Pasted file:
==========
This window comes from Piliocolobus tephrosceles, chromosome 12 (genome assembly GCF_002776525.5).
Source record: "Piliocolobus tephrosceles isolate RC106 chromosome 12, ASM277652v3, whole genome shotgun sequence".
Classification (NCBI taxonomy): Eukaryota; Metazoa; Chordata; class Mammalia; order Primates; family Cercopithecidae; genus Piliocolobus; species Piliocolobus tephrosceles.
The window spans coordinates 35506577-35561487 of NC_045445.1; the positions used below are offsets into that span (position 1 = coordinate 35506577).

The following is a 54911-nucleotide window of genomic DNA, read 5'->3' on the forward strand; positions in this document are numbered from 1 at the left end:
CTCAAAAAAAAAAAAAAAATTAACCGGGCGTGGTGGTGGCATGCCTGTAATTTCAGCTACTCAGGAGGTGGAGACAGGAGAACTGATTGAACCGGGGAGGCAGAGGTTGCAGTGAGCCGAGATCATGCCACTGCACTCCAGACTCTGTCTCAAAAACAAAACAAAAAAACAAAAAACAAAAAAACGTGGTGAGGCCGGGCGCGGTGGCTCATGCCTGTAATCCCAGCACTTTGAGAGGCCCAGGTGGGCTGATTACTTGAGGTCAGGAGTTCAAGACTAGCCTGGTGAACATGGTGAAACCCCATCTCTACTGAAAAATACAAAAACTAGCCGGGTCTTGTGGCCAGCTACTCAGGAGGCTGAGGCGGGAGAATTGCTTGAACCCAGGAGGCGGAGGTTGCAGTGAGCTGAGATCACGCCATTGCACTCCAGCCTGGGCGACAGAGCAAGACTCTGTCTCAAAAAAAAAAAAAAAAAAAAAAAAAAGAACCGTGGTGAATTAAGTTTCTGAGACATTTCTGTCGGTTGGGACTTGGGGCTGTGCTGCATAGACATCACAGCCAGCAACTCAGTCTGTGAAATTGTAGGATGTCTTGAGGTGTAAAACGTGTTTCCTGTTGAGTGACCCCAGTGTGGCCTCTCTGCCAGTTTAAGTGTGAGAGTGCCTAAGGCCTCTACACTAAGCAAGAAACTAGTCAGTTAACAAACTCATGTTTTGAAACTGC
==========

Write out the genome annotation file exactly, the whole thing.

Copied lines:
This window comes from Piliocolobus tephrosceles, chromosome 12 (genome assembly GCF_002776525.5).
Source record: "Piliocolobus tephrosceles isolate RC106 chromosome 12, ASM277652v3, whole genome shotgun sequence".
Classification (NCBI taxonomy): Eukaryota; Metazoa; Chordata; class Mammalia; order Primates; family Cercopithecidae; genus Piliocolobus; species Piliocolobus tephrosceles.
The window spans coordinates 35506577-35561487 of NC_045445.1; the positions used below are offsets into that span (position 1 = coordinate 35506577).

The following is a 54911-nucleotide window of genomic DNA, read 5'->3' on the forward strand; positions in this document are numbered from 1 at the left end:
CTCAAAAAAAAAAAAAAAATTAACCGGGCGTGGTGGTGGCATGCCTGTAATTTCAGCTACTCAGGAGGTGGAGACAGGAGAACTGATTGAACCGGGGAGGCAGAGGTTGCAGTGAGCCGAGATCATGCCACTGCACTCCAGACTCTGTCTCAAAAACAAAACAAAAAAACAAAAAACAAAAAAACGTGGTGAGGCCGGGCGCGGTGGCTCATGCCTGTAATCCCAGCACTTTGAGAGGCCCAGGTGGGCTGATTACTTGAGGTCAGGAGTTCAAGACTAGCCTGGTGAACATGGTGAAACCCCATCTCTACTGAAAAATACAAAAACTAGCCGGGTCTTGTGGCCAGCTACTCAGGAGGCTGAGGCGGGAGAATTGCTTGAACCCAGGAGGCGGAGGTTGCAGTGAGCTGAGATCACGCCATTGCACTCCAGCCTGGGCGACAGAGCAAGACTCTGTCTCAAAAAAAAAAAAAAAAAAAAAAAAAAGAACCGTGGTGAATTAAGTTTCTGAGACATTTCTGTCGGTTGGGACTTGGGGCTGTGCTGCATAGACATCACAGCCAGCAACTCAGTCTGTGAAATTGTAGGATGTCTTGAGGTGTAAAACGTGTTTCCTGTTGAGTGACCCCAGTGTGGCCTCTCTGCCAGTTTAAGTGTGAGAGTGCCTAAGGCCTCTACACTAAGCAAGAAACTAGTCAGTTAACAAACTCATGTTTTGAAACTGC